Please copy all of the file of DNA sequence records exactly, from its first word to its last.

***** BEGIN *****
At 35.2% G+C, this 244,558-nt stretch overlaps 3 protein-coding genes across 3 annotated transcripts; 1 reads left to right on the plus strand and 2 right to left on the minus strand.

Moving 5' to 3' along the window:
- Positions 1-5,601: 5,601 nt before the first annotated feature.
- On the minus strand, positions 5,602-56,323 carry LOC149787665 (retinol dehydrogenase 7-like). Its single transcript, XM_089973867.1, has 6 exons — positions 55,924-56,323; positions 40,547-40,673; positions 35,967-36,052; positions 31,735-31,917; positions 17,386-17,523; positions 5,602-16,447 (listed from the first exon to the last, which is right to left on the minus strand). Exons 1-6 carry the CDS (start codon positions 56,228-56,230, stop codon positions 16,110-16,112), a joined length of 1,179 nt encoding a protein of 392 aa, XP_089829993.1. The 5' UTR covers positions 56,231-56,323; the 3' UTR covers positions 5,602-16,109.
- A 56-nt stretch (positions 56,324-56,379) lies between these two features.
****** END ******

At 35.2% G+C, this 244,558-nt stretch overlaps 3 protein-coding genes across 3 annotated transcripts; 1 reads left to right on the plus strand and 2 right to left on the minus strand.

Moving 5' to 3' along the window:
- Positions 1-5,601: 5,601 nt before the first annotated feature.
- On the minus strand, positions 5,602-56,323 carry LOC149787665 (retinol dehydrogenase 7-like). Its single transcript, XM_089973867.1, has 6 exons — positions 55,924-56,323; positions 40,547-40,673; positions 35,967-36,052; positions 31,735-31,917; positions 17,386-17,523; positions 5,602-16,447 (listed from the first exon to the last, which is right to left on the minus strand). Exons 1-6 carry the CDS (start codon positions 56,228-56,230, stop codon positions 16,110-16,112), a joined length of 1,179 nt encoding a protein of 392 aa, XP_089829993.1. The 5' UTR covers positions 56,231-56,323; the 3' UTR covers positions 5,602-16,109.
- A 56-nt stretch (positions 56,324-56,379) lies between these two features.